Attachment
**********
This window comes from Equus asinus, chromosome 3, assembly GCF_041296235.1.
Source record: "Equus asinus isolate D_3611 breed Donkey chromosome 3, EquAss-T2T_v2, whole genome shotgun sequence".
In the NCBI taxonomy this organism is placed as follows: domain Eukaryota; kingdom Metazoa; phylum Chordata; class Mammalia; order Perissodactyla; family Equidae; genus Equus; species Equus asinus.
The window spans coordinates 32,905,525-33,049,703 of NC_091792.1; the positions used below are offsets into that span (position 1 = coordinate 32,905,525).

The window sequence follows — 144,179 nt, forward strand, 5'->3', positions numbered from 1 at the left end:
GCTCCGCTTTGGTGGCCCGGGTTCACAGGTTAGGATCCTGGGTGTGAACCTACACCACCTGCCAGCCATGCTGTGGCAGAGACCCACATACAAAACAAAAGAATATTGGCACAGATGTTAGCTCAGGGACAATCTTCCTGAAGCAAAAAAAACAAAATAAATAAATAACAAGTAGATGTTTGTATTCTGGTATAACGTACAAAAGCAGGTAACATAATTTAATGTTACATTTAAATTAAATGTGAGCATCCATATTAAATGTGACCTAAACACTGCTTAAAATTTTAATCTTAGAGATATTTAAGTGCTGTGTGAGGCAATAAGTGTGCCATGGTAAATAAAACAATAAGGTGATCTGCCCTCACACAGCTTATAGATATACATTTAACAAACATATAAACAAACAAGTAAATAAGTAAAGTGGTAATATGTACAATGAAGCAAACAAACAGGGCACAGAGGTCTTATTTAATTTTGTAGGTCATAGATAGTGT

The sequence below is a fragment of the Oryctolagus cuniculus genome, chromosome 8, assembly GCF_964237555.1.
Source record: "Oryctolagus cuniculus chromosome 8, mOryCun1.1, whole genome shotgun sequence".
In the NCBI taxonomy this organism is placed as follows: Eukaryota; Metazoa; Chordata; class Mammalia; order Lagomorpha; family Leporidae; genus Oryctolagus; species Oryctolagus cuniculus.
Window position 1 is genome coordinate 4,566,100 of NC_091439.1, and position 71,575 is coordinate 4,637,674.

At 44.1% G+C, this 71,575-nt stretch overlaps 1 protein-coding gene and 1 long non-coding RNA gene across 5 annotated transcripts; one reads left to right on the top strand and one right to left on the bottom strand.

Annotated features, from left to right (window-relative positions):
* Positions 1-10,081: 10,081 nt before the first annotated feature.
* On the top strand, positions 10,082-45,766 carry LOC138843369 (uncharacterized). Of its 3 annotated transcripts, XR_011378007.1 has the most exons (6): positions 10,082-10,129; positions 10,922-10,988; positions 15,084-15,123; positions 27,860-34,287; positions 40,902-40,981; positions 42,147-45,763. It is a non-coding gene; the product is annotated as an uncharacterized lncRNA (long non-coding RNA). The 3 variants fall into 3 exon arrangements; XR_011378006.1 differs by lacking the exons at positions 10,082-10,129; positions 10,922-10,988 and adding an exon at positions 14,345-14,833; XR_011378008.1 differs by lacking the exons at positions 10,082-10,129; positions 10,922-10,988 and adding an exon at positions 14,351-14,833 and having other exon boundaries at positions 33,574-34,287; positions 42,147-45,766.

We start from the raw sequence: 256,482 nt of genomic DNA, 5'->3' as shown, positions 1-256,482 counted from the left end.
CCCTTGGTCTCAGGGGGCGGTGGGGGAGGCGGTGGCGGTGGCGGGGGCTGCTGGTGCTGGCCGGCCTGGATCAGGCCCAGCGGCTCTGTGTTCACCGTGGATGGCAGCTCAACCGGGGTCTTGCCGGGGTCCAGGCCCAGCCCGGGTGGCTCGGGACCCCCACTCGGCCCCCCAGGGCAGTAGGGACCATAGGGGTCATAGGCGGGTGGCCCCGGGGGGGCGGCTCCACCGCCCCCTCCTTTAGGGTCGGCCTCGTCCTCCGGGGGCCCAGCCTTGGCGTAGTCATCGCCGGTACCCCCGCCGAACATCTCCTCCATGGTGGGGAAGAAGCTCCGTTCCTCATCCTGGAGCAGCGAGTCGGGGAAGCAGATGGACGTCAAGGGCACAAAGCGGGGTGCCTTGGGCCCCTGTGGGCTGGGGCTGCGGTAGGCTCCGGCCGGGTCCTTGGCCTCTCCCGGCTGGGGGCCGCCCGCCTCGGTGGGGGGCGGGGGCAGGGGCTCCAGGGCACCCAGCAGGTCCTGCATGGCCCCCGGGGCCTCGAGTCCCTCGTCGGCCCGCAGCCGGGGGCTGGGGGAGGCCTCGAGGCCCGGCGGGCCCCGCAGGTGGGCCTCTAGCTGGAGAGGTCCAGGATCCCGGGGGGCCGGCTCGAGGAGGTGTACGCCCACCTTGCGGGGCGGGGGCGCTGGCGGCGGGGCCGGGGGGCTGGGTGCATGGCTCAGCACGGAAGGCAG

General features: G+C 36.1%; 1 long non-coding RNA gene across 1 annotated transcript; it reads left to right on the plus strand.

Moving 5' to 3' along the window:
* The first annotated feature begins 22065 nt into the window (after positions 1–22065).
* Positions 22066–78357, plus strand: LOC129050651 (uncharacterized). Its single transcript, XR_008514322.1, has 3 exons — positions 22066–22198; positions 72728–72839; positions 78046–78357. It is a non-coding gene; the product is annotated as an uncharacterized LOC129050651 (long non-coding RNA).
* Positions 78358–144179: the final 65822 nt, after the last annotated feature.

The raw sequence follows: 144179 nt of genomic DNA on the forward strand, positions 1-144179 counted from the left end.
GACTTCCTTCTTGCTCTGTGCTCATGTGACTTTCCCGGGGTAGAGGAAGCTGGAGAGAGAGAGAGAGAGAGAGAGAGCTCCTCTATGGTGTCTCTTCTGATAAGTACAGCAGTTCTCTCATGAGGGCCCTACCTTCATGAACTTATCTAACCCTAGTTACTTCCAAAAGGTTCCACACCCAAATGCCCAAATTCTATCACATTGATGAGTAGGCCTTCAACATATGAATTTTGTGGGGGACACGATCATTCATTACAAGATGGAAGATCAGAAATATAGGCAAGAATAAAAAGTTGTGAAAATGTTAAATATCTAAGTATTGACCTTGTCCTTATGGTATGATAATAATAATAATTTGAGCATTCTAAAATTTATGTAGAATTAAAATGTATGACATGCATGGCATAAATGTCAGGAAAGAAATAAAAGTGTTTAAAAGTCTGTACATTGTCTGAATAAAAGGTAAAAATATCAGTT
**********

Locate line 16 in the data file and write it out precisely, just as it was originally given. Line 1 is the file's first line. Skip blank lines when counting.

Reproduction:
CCCTTGGTCTCAGGGGGCGGTGGGGGAGGCGGTGGCGGTGGCGGGGGCTGCTGGTGCTGGCCGGCCTGGATCAGGCCCAGCGGCTCTGTGTTCACCGTGGATGGCAGCTCAACCGGGGTCTTGCCGGGGTCCAGGCCCAGCCCGGGTGGCTCGGGACCCCCACTCGGCCCCCCAGGGCAGTAGGGACCATAGGGGTCATAGGCGGGTGGCCCCGGGGGGGCGGCTCCACCGCCCCCTCCTTTAGGGTCGGCCTCGTCCTCCGGGGGCCCAGCCTTGGCGTAGTCATCGCCGGTACCCCCGCCGAACATCTCCTCCATGGTGGGGAAGAAGCTCCGTTCCTCATCCTGGAGCAGCGAGTCGGGGAAGCAGATGGACGTCAAGGGCACAAAGCGGGGTGCCTTGGGCCCCTGTGGGCTGGGGCTGCGGTAGGCTCCGGCCGGGTCCTTGGCCTCTCCCGGCTGGGGGCCGCCCGCCTCGGTGGGGGGCGGGGGCAGGGGCTCCAGGGCACCCAGCAGGTCCTGCATGGCCCCCGGGGCCTCGAGTCCCTCGTCGGCCCGCAGCCGGGGGCTGGGGGAGGCCTCGAGGCCCGGCGGGCCCCGCAGGTGGGCCTCTAGCTGGAGAGGTCCAGGATCCCGGGGGGCCGGCTCGAGGAGGTGTACGCCCACCTTGCGGGGCGGGGGCGCTGGCGGCGGGGCCGGGGGGCTGGGTGCATGGCTCAGCACGGAAGGCAG